Inserting Updating and Deleting Records with Plain Text SQL in Microsoft Access

Executing plain text INSERT, UPDATE, and DELETE statements uses virtually identical methodology. Therefore, you'll examine these action queries by inserting a new record, updating that record, and then deleting it, all within the same procedure. This, of course, is not normally something you would do. You can take this generic procedure, however, and create a single-purpose insert, update, or delete procedure by simply removing the sections that you don't need.

Use the Shippers table from the Northwind database in the next procedure. The first few columns of this table are shown in Figure 20-5.

1

Shippers

X

ID - Company

First Name -

Last Name -

Q Shipping CompanyA

+

2 Shipping Company B

+

3 Shipping Company C

*

(New)

Record: M |l of 3 | ► H n: \ ■ \ Search

Notice that the last row in the ID column contains the value (New). This isn't really a value; rather, it's a prompt that alerts you to the fact that values for the ID column are automatically generated by the Access database. This column is the primary key for the Shippers table, and AutoNumber fields are a common method used to generate the unique value required for the primary key. You don't (and can't) set or change the value of an AutoNumber field. If you need to maintain a reference to a new record that you've inserted into the table, you'll need to retrieve the value that was assigned to that record by the AutoNumber field. You'll see how this is done in the example that follows:

Public Sub InsertUpdateDelete()

Dim objCommand As ADODB.Command Dim rsData As ADODB.Recordset Dim lRecordsAffected As Long Dim lKey As Long

Dim sConnect As String On Error GoTo ErrorHandler ' Create the connection string.

sConnect = "Provider=Microsoft.ACE.OLEDB.12.0;" & _ "Data Source=C:\Files\Northwind 2007.accdb;" & _ "Mode=Share Exclusive"

' Create the Command object we'll use for all three queries. Set objCommand = New ADODB.Command objCommand.ActiveConnection = sConnect

,'111 INSERT a new record into the database ''''''''''''''''''' ' Load the SQL string into the Command object. objCommand.CommandText = "INSERT INTO Shippers" & _ "(Company, [Business Phone]) " & _ "VALUES('Air Carriers', '(205) 555-1212');" ' Execute the SQL statement.

objCommand.Execute RecordsAffected:=lRecordsAffected, _

Options:=adCmdText Or adExecuteNoRecords ' Check for errors. Only one record should have been affected. If lRecordsAffected <> 1 Then Err.Raise _ Number:=vbObjectError + 1024, _

Description:="Error executing INSERT statement."

' Retrieve the primary key generated for our new record. objCommand.CommandText = "SELECT @@IDENTITY;" Set rsData = objCommand.Execute(Options:=adCmdText) ' Check for errors. The recordset should contain data. If rsData.EOF Then Err.Raise _

Number:=vbObjectError + 1024, _

Description:="Error retrieving primary key value." ' Store the primary key value for later use. lKey = rsData.Fields(0).Value rsData.Close

''''' UPDATE the record we just created ''''''''''''''''''' ' Load the SQL string into the Command object. objCommand.CommandText = "UPDATE Shippers " & _ "SET [Business Phone]='(20 6) 546-0086' " & _ "WHERE ID=" & CStr(lKey) & ";" ' Execute the SQL statement.

objCommand.Execute RecordsAffected:=lRecordsAffected, _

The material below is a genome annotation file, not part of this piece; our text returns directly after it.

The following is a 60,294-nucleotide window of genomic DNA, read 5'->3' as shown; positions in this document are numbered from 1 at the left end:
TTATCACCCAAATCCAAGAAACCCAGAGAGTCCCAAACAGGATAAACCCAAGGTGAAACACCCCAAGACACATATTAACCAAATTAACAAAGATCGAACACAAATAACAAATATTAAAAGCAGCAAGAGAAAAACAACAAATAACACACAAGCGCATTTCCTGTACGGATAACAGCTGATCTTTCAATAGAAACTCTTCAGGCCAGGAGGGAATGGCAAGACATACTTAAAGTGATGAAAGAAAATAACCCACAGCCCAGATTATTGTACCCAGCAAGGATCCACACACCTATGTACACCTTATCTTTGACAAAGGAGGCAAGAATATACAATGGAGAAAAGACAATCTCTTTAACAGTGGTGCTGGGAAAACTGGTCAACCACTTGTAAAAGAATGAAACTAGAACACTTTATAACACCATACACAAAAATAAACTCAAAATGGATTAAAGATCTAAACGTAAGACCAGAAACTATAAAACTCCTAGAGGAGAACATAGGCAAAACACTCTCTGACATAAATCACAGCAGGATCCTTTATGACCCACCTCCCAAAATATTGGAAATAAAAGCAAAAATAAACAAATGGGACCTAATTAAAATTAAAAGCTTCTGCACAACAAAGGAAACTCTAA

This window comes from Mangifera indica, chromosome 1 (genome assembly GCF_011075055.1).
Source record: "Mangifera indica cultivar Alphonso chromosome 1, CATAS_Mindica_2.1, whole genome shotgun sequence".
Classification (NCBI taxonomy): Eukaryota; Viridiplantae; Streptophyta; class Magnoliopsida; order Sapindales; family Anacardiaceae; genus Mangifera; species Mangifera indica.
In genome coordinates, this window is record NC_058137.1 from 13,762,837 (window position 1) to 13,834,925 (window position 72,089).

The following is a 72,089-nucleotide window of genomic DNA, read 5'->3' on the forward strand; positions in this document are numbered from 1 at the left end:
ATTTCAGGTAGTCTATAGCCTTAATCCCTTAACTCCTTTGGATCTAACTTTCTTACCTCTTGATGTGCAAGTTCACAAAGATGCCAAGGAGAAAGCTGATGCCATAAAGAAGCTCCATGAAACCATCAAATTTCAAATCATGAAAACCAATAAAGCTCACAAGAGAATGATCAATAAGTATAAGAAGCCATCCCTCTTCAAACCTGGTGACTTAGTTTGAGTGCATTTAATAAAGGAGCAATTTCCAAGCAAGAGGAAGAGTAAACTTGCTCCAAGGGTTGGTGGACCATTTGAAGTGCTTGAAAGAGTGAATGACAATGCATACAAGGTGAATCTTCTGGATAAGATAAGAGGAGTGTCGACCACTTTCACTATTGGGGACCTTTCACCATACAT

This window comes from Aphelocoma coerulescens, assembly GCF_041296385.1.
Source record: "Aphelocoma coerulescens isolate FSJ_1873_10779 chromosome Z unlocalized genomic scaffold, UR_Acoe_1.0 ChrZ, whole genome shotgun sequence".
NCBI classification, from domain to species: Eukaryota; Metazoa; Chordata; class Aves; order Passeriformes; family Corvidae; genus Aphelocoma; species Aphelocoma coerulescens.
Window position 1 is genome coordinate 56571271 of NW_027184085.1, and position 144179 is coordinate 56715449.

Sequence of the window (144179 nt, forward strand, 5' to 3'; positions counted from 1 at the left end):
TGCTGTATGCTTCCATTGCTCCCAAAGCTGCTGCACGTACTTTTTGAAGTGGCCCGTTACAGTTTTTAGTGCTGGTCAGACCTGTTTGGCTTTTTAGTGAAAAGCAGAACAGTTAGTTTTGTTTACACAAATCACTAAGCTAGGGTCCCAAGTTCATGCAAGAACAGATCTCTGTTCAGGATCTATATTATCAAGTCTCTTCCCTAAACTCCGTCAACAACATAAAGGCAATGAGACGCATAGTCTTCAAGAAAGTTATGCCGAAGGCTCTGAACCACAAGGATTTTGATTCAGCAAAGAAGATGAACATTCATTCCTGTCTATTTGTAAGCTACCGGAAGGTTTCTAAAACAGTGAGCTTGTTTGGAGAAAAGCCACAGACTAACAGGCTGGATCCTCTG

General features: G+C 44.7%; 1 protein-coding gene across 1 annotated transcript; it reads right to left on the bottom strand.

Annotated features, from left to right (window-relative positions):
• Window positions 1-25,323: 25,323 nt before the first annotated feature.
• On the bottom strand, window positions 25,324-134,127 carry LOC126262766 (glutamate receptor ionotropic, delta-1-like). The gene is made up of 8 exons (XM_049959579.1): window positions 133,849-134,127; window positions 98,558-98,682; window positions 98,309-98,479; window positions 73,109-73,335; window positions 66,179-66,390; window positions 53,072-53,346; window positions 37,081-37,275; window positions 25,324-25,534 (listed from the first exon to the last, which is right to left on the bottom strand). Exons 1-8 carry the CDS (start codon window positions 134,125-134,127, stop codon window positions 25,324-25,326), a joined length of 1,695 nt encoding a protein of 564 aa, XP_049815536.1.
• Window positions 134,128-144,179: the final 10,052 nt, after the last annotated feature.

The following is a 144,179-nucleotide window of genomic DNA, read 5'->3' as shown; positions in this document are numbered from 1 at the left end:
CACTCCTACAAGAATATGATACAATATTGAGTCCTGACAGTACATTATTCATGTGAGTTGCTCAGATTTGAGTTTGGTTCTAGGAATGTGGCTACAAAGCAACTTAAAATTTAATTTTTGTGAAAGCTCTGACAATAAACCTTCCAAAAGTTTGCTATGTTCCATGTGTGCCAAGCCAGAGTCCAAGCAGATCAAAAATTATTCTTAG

Options:=adCmdText Or adExecuteNoRecords ' Check for errors. Only one record should have been affected. If lRecordsAffected <> 1 Then Err.Raise _ Number:=vbObjectError + 1024, _

Description:="Error executing UPDATE statement."

''''' DELETE our record from the database ''''''''''''''''''' ' Load the SQL string into the Command object. objCommand.CommandText = "DELETE FROM Shippers " & _

"WHERE ID = " & CStr(lKey) & ";" ' Execute the SQL statement.

objCommand.Execute RecordsAffected:=lRecordsAffected, _

Options:=adCmdText Or adExecuteNoRecords ' Check for errors. Only one record should have been affected. If lRecordsAffected <> 1 Then Err.Raise _ Number:=vbObjectError + 1024, _

Description:="Error executing DELETE statement."

ErrorExit:

' Destroy our ADO objects. Set objCommand = Nothing Set rsData = Nothing

Exit Sub

ErrorHandler:

MsgBox Err.Description, vbCritical Resume ErrorExit End Sub

Quickly review what you've done in this procedure. First you inserted a new record into the Shippers table. Then you retrieved the primary key that had been assigned to that new record by the database (more on this in a moment). Next you used the primary key of your new record to locate it and modify the telephone number in its Business Phone field. Finally, you used the primary key of the record to locate it and delete it from the database.

Important things to note about this procedure:

□ You used the same ADO Command object throughout the procedure. All that was required to execute different commands was to load new SQL statements into the Command.CommandText property.

□ The process of preparing and executing the command and then checking for errors upon completion was identical for all three types of action query.

□ After inserting a new record in the first part of the procedure, you needed to retrieve the primary key value that had been assigned to that record by the ID AutoNumber field. You did this by querying the value of the @@IDENTITY system variable. This is a variable maintained by the Access database that holds the value of the most recently assigned AutoNumber field. In most cases, you must be sure to query this value immediately after performing the insert. The @@IDENTITY variable is a database-wide variable, so your primary key value will be overwritten if any other user performs a similar insert before you query it. You prevented the possibility of this occurring in this example by opening the database in exclusive mode (note the Mode argument in the connection string).

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